Small Press Soiree on the Bay: Postcard From Oakland

J. Hempel

Approximately two hundred editors, writers, and readers of small literary magazines published in the Bay Area gathered at the Black Box, a trendy Oakland theater art gallery on Sunday, November 18, for the Small Press Soiree. Dulcey Antonucci, the editor of Area i, a literary magazine that takes its name from the parking designation for residents of downtown Berkeley, collaborated with local editors to plan the evening in an effort to introduce the audience to new publications.

An evening like this gives people a chance to check out new work from magazines they havent seen before, said Area i fiction writer Monica Wesolowska, who read a humorous story about the pains of being a nice guy. Other local readers included Laura Arendal, Chaim Bertman, Jenny Bitner, Sasha Cagen, Mieke Eerkins, Mark Holland, Beth Lisick, Zoe Reed, Aaron Shuman, and Sarah Skaggs. Each writer had ten minutes in which to perform a selection of prose or poetry.

A $3 admission fee was collected to support future events, and copies of the participating publications were on sale in the lobby. Fiction writer Beth Lisick was on hand to sign her new collection of short stories, This Too Can Be Yours (Manic D. Press, 2001). She shared a table with Jan Richman, this years editor for the annual journal 6,500, which features a new editor in each issue. Both women spoke about the importance of small presses and literary journals for writers whose work goes unnoticed by larger presses.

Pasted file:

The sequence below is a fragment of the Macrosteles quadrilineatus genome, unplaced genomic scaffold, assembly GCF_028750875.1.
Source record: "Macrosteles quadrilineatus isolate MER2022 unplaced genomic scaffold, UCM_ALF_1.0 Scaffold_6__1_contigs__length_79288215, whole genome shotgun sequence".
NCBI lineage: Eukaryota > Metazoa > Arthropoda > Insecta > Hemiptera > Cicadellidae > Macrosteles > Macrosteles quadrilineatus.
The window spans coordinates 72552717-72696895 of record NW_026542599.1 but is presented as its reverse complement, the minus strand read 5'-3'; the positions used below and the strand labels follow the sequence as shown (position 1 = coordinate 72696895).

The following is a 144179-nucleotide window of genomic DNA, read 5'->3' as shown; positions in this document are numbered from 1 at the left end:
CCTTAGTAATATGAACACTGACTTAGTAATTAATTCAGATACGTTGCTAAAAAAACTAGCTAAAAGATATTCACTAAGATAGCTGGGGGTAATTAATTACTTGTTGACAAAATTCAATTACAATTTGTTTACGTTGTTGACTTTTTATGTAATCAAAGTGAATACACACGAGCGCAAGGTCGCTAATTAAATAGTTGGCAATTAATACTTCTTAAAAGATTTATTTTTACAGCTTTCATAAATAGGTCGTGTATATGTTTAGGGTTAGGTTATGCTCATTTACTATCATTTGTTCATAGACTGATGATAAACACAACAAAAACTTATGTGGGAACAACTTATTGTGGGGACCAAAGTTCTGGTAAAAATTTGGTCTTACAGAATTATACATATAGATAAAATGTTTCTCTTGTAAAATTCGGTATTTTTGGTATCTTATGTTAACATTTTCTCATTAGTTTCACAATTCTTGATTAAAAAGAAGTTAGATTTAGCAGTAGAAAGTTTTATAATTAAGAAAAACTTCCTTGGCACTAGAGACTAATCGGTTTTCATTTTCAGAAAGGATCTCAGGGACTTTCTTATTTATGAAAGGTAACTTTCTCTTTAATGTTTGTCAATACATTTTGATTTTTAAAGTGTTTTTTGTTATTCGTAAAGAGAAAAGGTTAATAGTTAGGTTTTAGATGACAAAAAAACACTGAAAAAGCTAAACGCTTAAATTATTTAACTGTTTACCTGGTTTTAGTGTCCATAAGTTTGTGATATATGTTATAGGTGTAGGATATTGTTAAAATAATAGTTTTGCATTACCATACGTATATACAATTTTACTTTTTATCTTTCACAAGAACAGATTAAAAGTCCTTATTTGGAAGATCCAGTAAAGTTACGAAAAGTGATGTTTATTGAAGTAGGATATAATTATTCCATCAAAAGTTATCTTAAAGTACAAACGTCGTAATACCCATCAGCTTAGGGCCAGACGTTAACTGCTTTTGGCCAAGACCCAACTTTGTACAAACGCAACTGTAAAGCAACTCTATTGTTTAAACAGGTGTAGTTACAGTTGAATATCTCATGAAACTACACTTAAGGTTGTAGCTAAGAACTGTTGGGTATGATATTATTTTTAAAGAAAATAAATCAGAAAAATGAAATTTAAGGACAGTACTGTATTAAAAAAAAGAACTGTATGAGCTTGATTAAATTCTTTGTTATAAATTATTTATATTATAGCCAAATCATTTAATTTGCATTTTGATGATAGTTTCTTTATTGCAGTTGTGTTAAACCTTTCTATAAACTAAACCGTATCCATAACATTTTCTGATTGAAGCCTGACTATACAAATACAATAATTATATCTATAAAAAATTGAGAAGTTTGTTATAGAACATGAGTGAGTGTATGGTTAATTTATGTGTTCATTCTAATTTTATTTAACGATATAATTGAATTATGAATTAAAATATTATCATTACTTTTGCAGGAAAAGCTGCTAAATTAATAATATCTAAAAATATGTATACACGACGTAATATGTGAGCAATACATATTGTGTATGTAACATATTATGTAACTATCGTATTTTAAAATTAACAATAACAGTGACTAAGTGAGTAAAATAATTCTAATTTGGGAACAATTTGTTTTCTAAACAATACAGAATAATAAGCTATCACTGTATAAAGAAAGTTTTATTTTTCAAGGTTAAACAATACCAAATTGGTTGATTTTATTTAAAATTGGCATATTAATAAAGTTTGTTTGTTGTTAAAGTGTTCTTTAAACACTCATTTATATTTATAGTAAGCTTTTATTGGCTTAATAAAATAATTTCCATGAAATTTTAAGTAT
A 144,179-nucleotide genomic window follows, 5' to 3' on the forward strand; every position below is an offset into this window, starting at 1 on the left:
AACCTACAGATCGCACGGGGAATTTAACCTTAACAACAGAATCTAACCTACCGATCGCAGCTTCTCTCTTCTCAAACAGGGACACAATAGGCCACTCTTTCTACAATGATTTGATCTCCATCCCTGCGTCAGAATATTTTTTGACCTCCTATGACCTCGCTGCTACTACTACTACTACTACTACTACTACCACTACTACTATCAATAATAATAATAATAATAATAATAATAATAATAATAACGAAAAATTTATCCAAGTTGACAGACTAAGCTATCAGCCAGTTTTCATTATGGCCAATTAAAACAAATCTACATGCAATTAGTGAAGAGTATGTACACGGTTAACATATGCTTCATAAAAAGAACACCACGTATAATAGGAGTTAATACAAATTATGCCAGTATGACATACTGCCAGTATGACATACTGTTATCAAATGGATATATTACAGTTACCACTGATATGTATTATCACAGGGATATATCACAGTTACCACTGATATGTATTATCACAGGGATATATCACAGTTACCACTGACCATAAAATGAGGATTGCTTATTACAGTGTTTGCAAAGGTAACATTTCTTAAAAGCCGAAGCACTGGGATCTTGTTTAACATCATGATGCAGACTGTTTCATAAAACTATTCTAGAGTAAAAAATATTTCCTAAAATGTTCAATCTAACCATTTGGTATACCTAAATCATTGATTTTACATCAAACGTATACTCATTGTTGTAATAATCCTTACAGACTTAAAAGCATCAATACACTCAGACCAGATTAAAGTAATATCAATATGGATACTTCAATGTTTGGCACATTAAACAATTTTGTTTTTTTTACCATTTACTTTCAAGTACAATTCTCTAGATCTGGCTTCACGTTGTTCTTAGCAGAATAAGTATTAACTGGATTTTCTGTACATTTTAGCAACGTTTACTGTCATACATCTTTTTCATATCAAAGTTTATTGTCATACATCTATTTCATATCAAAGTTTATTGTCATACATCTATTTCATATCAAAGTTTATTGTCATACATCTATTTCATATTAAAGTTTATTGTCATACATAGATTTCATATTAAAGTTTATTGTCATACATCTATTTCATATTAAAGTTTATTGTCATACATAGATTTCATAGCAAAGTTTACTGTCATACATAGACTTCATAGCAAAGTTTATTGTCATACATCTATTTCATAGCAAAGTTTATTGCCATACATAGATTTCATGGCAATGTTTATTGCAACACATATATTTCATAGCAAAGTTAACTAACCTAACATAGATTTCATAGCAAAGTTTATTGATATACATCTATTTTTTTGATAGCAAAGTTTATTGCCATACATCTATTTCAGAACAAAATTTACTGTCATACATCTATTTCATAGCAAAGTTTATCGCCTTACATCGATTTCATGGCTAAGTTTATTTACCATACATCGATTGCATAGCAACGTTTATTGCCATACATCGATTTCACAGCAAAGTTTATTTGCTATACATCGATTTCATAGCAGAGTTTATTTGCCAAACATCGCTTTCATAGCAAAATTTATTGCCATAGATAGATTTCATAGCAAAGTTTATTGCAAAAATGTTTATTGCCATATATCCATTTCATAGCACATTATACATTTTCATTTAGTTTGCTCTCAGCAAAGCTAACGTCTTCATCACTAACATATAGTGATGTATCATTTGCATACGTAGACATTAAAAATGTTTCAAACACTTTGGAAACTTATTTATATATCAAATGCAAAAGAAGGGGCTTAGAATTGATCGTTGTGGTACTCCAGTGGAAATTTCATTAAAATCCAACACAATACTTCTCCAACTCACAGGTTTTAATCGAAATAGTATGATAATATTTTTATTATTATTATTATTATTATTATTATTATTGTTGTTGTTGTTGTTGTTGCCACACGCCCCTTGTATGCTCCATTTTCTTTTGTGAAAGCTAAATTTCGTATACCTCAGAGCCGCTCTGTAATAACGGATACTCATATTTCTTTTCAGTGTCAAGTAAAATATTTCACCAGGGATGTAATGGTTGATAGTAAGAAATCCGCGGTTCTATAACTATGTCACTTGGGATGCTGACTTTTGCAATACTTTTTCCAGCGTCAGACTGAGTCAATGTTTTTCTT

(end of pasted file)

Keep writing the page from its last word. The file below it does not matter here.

In the Bay Area there are so many people working on cool projects in near obscurity, Lisick said. This way everybody can exchange not only creative work, but ideas on how to get their magazines out to a wider audience.

Editors of nearly a dozen additional publications set up tables outside the gallery, including Bad Subjects, the progressive political webzine that has been pushing the boundaries of new media since 1992; To-Do List, winner of the Readers Choice award for best new magazine of 2000 from Utne Reader; Em Literary, a recent creation started by San Francisco State University grad students to showcase student writing on a national level; and Watchword, a small press and literary magazine out of Oakland that gives voice to emerging American and Eastern European writers.

Following the readings, chairs were cleared and the event turned into a dance party. Antonucci was excited by the evenings success: Events like ours allow more voices, and a wider variety of voices, to be heard-perhaps the most important aspect of supporting small-press publishing, he said.